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The Power of Saying ‘I Am A Jew’

Star of David Silhouette

Star of David Silhouette

What does it mean to be Jewish? I ask that question of myself all the time, especially as a parent. It pertains to how I raise my children, how I educate them, and what I expect of them.

With all of the choices we American Jews have so far as how to express our Jewishness, it can get complicated. I often think about Amedeo Modigliani, the Italian Jewish artist who died in poverty in 1920, who countered the antisemitism he found in post-Dreyfus Affair Paris by proclaiming, to whomever he met: “I am Modigliani. I am a Jew.” He wasn’t going to synagogue or studying Talmudic texts but he was letting everyone know that, while he looked Italian and spoke French like he was born there, he was a Jew. “Hate me if you wish but that’s who I am. I am Modigliani the Jew.”

The story reminds me of Daniel Pearl, a reporter for the Wall Street Journal, who moments before being tragically murdered by Islamists in 2002, was forced to recite: “My father’s Jewish, my mother’s Jewish, I’m Jewish.” His father, Judea Pearl, reclaimed and repeated these very words at a 2013 Jerusalem memorial for his son.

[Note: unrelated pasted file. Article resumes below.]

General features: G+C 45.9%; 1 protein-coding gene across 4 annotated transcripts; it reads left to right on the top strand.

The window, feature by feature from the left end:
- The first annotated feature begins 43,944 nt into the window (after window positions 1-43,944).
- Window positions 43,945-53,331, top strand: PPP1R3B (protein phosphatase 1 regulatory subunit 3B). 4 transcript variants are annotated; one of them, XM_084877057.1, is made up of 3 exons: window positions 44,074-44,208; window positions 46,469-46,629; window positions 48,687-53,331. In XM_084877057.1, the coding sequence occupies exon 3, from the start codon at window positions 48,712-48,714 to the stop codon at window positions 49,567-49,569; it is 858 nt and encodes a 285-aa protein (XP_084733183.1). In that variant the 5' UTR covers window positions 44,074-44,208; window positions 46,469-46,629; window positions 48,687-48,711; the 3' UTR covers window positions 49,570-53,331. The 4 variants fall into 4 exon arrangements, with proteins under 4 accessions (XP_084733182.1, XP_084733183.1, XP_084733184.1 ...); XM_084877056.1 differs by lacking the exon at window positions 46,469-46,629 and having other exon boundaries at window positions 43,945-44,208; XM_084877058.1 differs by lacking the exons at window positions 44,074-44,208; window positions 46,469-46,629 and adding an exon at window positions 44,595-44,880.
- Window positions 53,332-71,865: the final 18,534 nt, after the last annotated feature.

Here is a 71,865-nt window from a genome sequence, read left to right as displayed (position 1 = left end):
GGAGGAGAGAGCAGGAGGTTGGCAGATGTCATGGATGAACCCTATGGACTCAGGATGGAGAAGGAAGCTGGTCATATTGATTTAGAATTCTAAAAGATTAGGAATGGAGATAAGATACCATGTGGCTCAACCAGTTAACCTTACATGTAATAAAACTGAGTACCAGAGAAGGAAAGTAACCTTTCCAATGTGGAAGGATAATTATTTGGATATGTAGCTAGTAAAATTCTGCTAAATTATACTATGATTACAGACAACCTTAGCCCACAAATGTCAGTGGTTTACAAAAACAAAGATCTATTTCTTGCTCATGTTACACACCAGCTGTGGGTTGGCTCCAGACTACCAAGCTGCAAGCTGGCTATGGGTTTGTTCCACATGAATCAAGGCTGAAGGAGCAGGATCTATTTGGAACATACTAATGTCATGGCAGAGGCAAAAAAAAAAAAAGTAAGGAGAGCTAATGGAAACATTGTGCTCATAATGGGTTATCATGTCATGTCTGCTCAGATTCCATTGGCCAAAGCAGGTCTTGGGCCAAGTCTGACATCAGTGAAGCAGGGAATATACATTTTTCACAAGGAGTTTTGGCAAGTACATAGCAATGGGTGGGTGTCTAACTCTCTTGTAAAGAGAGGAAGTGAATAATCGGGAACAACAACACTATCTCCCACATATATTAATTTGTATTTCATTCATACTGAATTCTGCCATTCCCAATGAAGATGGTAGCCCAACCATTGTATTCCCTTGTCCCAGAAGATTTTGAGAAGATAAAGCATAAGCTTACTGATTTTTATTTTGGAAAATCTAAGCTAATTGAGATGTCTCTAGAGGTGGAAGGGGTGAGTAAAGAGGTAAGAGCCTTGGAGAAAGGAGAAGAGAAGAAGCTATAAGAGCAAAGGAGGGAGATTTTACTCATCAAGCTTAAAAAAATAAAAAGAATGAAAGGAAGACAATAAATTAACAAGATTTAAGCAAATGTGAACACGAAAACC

Today, when I say that I am a Jew, what am I saying?

That my people win lots of Nobel prizes?  That, one day a year, come hell or high water, you will find me fasting and attending synagogue services? Or that I eschew bread for eight days every spring?  Does it mean that I believe in one God? That I study Biblical texts?  That family togetherness has an overriding importance in my life? And of course, that food does, too?

A Hebrew poet called Zelda once wrote: “Each person has a name. That God gave him and which his father and mother gave him. Every person has a name…”

So is it enough to just know in your heart that you’re a Jew? Or is more expected of us to belong to the tribe, which some believe involves marrying a Jew, keeping kosher, honoring the Sabbath and attending synagogue.  Do we need to repair the world?  How many layers does one have to go to hit the Jewish motherlode?

Recently I attended a dinner party with a Jewish, yeshiva-educated man married to a non-Jewish woman. She was expecting their second child. In the end, said the expectant father, while I know that my wife is not Jewish and that many people therefore wouldn’t consider my children to be Jewish either, I have a different threshold. My hope, he said, is that when my children grow up, when asked who they are, they would answer: I am a Jew.

And maybe that’s enough.

Image: Robert and Talbot Trudeau

The opinions expressed here are the personal views of the author. Comments are moderated, so use your inside voices, keep your hands to yourself, and no, we're not interested in herbal supplements.

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